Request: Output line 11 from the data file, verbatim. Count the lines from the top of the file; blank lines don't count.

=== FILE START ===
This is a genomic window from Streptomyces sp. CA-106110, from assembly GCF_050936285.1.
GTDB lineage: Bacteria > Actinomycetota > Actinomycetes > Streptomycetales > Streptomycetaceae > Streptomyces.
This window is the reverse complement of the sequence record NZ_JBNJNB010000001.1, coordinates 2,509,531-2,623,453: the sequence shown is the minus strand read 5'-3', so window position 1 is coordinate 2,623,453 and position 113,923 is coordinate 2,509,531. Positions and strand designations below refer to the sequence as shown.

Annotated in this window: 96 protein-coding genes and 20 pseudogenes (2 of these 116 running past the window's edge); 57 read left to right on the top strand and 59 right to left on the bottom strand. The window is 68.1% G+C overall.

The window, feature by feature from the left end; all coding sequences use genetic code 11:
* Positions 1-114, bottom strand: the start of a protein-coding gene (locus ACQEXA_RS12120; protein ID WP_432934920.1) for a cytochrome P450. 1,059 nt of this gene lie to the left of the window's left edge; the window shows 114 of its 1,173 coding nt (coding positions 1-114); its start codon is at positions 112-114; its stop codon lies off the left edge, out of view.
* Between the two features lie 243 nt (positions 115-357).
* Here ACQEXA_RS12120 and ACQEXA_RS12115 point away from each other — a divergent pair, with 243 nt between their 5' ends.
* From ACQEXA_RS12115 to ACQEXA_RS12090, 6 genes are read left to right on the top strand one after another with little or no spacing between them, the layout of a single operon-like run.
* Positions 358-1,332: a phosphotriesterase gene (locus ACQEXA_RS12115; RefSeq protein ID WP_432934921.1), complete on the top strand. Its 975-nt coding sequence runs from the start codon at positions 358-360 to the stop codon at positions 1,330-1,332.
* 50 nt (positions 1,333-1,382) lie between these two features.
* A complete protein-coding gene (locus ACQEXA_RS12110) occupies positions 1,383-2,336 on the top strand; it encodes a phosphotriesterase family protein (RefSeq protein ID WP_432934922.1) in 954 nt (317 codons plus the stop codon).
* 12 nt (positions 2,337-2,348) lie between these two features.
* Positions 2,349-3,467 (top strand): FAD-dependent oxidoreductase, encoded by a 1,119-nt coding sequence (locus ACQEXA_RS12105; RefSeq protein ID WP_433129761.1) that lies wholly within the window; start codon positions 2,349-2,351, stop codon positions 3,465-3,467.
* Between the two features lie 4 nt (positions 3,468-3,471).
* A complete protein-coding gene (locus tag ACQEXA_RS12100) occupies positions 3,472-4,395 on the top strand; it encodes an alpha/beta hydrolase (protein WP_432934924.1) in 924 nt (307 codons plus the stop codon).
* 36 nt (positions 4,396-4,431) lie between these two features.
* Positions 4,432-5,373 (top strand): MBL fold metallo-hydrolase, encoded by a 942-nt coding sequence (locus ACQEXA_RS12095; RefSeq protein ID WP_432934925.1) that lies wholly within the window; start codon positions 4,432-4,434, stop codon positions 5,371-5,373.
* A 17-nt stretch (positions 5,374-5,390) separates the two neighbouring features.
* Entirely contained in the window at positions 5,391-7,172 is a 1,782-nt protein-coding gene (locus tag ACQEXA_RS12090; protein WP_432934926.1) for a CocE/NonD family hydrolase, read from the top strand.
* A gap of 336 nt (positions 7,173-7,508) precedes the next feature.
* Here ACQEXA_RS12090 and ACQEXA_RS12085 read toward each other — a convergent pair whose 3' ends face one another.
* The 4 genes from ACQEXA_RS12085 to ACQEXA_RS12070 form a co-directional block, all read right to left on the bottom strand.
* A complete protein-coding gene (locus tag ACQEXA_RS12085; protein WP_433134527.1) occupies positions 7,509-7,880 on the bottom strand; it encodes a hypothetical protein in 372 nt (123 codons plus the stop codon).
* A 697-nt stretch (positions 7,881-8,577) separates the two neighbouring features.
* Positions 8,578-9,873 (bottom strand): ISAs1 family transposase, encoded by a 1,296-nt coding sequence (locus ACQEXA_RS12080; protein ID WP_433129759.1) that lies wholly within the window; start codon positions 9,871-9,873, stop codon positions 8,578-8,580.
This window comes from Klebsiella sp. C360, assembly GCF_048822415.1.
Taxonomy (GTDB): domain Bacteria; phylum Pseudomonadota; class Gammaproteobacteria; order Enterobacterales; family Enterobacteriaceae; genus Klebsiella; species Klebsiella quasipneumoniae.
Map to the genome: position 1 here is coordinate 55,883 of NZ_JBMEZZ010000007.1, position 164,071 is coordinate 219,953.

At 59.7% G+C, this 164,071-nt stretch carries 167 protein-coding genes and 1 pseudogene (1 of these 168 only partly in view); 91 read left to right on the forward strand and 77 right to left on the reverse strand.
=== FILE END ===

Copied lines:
* 50 nt (positions 1,333-1,382) lie between these two features.